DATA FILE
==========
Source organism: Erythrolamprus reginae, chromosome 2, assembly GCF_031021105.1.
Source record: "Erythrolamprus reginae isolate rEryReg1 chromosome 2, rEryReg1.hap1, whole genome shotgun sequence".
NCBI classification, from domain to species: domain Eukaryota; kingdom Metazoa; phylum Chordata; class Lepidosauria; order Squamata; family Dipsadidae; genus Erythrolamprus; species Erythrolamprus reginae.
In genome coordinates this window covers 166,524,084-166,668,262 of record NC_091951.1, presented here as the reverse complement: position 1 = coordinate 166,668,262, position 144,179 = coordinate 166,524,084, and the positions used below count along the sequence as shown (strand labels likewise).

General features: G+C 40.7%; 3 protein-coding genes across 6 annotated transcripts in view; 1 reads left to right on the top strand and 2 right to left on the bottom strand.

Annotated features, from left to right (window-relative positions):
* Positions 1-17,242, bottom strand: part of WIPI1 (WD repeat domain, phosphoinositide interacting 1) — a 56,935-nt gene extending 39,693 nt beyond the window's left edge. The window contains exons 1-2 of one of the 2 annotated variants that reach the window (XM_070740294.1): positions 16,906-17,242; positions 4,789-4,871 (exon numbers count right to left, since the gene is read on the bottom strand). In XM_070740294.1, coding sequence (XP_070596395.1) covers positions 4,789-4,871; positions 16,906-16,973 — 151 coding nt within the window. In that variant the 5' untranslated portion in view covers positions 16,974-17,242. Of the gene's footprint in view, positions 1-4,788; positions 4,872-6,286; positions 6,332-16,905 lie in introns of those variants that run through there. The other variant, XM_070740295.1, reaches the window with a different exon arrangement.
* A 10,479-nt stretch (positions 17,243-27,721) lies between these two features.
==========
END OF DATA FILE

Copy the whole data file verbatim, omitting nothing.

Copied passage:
Source organism: Erythrolamprus reginae, chromosome 2, assembly GCF_031021105.1.
Source record: "Erythrolamprus reginae isolate rEryReg1 chromosome 2, rEryReg1.hap1, whole genome shotgun sequence".
NCBI classification, from domain to species: domain Eukaryota; kingdom Metazoa; phylum Chordata; class Lepidosauria; order Squamata; family Dipsadidae; genus Erythrolamprus; species Erythrolamprus reginae.
In genome coordinates this window covers 166,524,084-166,668,262 of record NC_091951.1, presented here as the reverse complement: position 1 = coordinate 166,668,262, position 144,179 = coordinate 166,524,084, and the positions used below count along the sequence as shown (strand labels likewise).

General features: G+C 40.7%; 3 protein-coding genes across 6 annotated transcripts in view; 1 reads left to right on the top strand and 2 right to left on the bottom strand.

Annotated features, from left to right (window-relative positions):
* Positions 1-17,242, bottom strand: part of WIPI1 (WD repeat domain, phosphoinositide interacting 1) — a 56,935-nt gene extending 39,693 nt beyond the window's left edge. The window contains exons 1-2 of one of the 2 annotated variants that reach the window (XM_070740294.1): positions 16,906-17,242; positions 4,789-4,871 (exon numbers count right to left, since the gene is read on the bottom strand). In XM_070740294.1, coding sequence (XP_070596395.1) covers positions 4,789-4,871; positions 16,906-16,973 — 151 coding nt within the window. In that variant the 5' untranslated portion in view covers positions 16,974-17,242. Of the gene's footprint in view, positions 1-4,788; positions 4,872-6,286; positions 6,332-16,905 lie in introns of those variants that run through there. The other variant, XM_070740295.1, reaches the window with a different exon arrangement.
* A 10,479-nt stretch (positions 17,243-27,721) lies between these two features.